You often hear people say, “Hate the sin but love the sinner.”
It’s a confusing and misunderstood phrase, but right on the money.
It encourages the idea of separating one’s behavior from their identity, something often encouraged in the Scriptures. What you do does not define you. It does not determine who you are.
People get this backwards all the time. They make the assumption that how one behaves is who that person is. And that has disastrous consequences. It ruins relationships, damages hearts, and wrecks lives.
The problem with looking to external behavior is that it sets your sights on the wrong standard. It has you focusing on the wrong things. It leads to spiritual navel-gazing.
The same thing comes into play when dealing with other people. You cannot equate actions and identity. They are separate things.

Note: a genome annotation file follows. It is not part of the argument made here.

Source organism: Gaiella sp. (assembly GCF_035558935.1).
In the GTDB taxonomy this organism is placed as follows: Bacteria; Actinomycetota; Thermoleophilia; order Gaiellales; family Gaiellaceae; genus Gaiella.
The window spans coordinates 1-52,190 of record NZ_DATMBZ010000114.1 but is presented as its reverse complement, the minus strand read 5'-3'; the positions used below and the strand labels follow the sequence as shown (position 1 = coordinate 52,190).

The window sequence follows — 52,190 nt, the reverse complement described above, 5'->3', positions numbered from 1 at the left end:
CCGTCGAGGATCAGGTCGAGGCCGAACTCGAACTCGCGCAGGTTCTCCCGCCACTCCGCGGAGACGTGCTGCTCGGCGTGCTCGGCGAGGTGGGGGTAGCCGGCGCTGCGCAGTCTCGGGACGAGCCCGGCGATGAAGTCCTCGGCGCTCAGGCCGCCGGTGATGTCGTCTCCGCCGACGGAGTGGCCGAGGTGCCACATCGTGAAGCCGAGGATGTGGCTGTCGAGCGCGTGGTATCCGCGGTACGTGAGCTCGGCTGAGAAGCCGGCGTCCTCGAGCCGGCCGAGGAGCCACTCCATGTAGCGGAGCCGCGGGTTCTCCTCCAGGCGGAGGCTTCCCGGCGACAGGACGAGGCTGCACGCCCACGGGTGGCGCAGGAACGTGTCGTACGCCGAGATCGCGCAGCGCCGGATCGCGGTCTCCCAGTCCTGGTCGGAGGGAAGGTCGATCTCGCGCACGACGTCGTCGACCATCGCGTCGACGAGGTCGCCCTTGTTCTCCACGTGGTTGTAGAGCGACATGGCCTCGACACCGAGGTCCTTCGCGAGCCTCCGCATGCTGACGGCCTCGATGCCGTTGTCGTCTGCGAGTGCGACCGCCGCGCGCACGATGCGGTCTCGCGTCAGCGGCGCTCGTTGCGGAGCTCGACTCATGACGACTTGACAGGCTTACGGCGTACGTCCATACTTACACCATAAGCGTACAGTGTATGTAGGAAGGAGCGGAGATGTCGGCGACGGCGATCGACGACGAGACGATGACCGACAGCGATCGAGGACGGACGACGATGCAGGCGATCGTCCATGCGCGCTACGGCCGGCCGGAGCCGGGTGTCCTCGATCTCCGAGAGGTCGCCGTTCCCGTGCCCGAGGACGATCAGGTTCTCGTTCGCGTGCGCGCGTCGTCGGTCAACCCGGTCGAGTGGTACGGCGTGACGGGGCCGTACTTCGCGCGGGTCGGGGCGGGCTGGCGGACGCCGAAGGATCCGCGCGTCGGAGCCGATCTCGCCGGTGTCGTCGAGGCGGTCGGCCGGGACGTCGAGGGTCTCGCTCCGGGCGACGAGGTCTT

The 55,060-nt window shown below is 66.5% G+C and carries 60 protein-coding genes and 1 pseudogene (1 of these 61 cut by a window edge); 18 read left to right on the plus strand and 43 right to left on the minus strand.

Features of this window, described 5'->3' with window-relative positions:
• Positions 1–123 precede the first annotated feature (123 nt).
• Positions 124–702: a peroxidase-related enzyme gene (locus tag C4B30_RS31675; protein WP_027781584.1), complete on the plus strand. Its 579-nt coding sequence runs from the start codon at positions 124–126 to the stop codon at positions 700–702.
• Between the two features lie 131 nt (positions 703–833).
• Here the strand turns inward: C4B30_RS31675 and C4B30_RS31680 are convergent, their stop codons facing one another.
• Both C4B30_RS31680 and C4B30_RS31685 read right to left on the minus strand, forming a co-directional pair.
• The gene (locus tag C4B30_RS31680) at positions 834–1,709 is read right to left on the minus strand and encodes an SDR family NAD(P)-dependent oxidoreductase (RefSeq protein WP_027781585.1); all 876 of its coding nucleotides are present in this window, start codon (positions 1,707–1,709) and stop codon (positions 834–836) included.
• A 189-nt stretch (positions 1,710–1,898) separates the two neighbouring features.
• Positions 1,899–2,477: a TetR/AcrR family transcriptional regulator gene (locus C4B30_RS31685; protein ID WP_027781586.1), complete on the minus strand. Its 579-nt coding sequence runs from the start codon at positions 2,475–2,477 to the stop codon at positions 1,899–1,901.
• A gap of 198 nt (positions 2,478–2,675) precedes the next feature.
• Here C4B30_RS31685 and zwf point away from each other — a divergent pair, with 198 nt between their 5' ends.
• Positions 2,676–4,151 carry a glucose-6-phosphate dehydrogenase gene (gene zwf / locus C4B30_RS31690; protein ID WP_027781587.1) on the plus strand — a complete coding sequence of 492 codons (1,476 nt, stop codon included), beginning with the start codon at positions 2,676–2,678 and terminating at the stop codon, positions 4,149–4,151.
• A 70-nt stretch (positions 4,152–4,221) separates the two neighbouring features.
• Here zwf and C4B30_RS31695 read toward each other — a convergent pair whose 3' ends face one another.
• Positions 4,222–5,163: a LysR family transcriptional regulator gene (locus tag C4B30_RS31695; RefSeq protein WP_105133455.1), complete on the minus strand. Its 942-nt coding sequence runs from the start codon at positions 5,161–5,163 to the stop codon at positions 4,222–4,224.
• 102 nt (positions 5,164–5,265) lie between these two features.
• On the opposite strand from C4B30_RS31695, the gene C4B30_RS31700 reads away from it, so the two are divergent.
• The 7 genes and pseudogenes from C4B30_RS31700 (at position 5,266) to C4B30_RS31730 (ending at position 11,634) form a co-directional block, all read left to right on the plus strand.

Your heart should break over someone’s sin. You shouldn’t hate them because they sin, you should wish they hadn’t done such and such, but still hold them accountable for it.
Truly hate the sin. Hate that is wrecks lives, damages relationships, and harms people. Wish badly people didn’t choose that path. Confront them, but not about their behavior directly. Build them up in their identity in Christ instead. Don’t bring them down by focusing on their sin. Build them up by pointing them to who they are in Jesus.
As always, point them to Jesus.